Preventing mis-issue of an Alice Corp certificate by an approved CA is quite straightforward as all legitimate requests will be made through the specific processes agreed between Alice Corp and the approved CA. The problem arises when Carol CA is not an approved CA. Today Carol CA has no means of knowing that a restricted supplier policy even exists. CAA allows a domain name owner to advertise the existence of a restricted supplier policy and thus prevent mis-issue. If Carol CA is on the list of authorized Certification Authorities it will check to see that it complies with whatever additional authentication requirements have been agreed out of band. If a set of authorized Certification Authorities is published and Carol CA is not listed, the request is almost certainly fraudulent and must be refused.

In addition to making it easier for a CA to avoid mis-issue, the CAA mechanism provides an objective standard for mis-issue. If a CA issues despite a published Certification Authority Authorization set, the issue of the certificate can only be a mis-issue. Certification Authorities that persistently mis-issue are liable to find that client software providers are no longer willing to include their root Certificates or mark them as trustworthy.

CAA is thus an accountability control against certificate mis-issue. Unlike most proposed changes to the Internet infrastructure, the benefits of preventing mis-issue events can be realized very rapidly. A domain name holder does not have to wait until everyone has updated their Web browser, they will receive the benefit when Certification Authorities deploy and the latter have a very strong motivation to do so very rapidly.

If the threat model was limited to financially motivated attacks from organized crime, the accountability control alone might be sufficient. Accountability controls are not sufficient when the threat model extends to government agencies that can coerce a certificate issuer or their agent.

We can hold a person accountable for mis-issue that results from negligence or malice but the system must be robust against threats of coercion. Bank employees are told on the first day of work that if an armed robbery is attempted they are to hand over the contents of the safe and the die-pack. Attempting to resist an armed robbery is a firing offense. We need to take the same approach to Certification Authority operations: take all reasonable precautions but do not expect unreasonable ones. Banks limit thefts from armed robberies by ensuring that the amount of inventory (i.e. money) on hand never exceeds a relatively small amount.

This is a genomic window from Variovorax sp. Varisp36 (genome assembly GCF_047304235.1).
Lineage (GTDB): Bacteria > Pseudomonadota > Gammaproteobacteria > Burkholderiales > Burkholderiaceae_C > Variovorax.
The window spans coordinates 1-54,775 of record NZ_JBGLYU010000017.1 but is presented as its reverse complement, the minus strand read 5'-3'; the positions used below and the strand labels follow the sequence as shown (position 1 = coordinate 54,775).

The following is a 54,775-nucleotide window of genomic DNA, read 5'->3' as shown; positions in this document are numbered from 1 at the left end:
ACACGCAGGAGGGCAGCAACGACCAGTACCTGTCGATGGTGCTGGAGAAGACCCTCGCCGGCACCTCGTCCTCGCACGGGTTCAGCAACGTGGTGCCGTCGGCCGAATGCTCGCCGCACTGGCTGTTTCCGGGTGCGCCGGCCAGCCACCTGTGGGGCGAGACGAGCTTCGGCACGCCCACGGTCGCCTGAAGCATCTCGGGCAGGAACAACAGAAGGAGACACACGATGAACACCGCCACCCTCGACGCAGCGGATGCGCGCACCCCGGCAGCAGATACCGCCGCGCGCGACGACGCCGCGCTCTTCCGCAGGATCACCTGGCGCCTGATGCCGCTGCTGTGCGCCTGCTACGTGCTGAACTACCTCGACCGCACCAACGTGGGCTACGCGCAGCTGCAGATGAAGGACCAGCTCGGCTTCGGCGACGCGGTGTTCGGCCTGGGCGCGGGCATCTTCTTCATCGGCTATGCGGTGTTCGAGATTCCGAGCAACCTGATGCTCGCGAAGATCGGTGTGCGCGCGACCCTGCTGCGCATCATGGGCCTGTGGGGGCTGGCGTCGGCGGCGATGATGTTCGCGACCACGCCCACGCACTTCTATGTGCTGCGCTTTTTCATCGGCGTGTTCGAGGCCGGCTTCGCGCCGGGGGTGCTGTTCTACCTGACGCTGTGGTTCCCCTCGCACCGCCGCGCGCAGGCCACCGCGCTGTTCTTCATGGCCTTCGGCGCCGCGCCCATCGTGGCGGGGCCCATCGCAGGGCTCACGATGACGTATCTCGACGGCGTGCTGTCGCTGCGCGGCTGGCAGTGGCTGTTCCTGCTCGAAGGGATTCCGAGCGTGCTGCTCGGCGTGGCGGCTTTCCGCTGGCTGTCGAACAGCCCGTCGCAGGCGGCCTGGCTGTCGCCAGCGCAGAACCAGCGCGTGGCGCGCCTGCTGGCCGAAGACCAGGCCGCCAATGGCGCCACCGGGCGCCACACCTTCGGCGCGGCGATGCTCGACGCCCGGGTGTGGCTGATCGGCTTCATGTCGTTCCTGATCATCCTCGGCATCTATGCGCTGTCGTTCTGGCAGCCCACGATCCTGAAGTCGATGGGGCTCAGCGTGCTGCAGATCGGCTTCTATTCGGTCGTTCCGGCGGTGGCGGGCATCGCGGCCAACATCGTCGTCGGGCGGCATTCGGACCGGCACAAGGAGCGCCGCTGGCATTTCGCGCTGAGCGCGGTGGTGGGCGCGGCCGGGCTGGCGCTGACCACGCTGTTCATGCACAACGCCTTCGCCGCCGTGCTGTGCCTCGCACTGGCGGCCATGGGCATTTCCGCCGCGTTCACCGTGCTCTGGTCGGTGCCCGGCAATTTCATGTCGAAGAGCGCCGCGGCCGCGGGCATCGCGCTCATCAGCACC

In addition to the accountability control that provides an almost immediate benefit as soon as the necessary DNS Resource Record code is assigned, CAA allows certificate issuer restrictions to be enforced by client software such as Web browsers. To gain the benefit of this control, a user will of course need to update their Web browser. The benefits will thus be initially limited to a relatively small number of users at first, but this is an acceptable limitation since the browser users most likely to be targeted by this form of attack already know that they need to keep their software defenses current.

This last point, the fact that those targeted for government directed attacks can be expected to be early adopters for countermeasures is important because it allows us to consider other, more comprehensive measures. The vulnerability of using usernames and passwords as the basis for Internet authentication have been known for more than two decades, as has the fact that the approach adopted in the Web world, of delivering the password itself to a server for verification is amongst the worst. What has been lacking until now has been the incentive to make the necessary changes.

In the mid-1990s we faced a similar problem with Internet mailing lists. At the time all that was necessary to subscribe to a mailing list was to send a request. A few mailing list managers could send an email message to request confirmation, but this option was rarely used. Then one day some wag decided to subscribe a couple of thousand public mailing lists to each other so that a mail sent to one list would cascade through to all of the others and sign up the US White House mailing addresses to the result.

I recall that the attack began on a Friday. By the following Monday almost every mailing list on the Internet was running with subscription requests verified or with request verification enabled. Internet standards usually move pretty slowly but on occasion they can move very fast indeed. We could deploy CAA with similar speed.

In this case we need to move fast: First deploy CAA and then lets fix the Web user authentication disaster.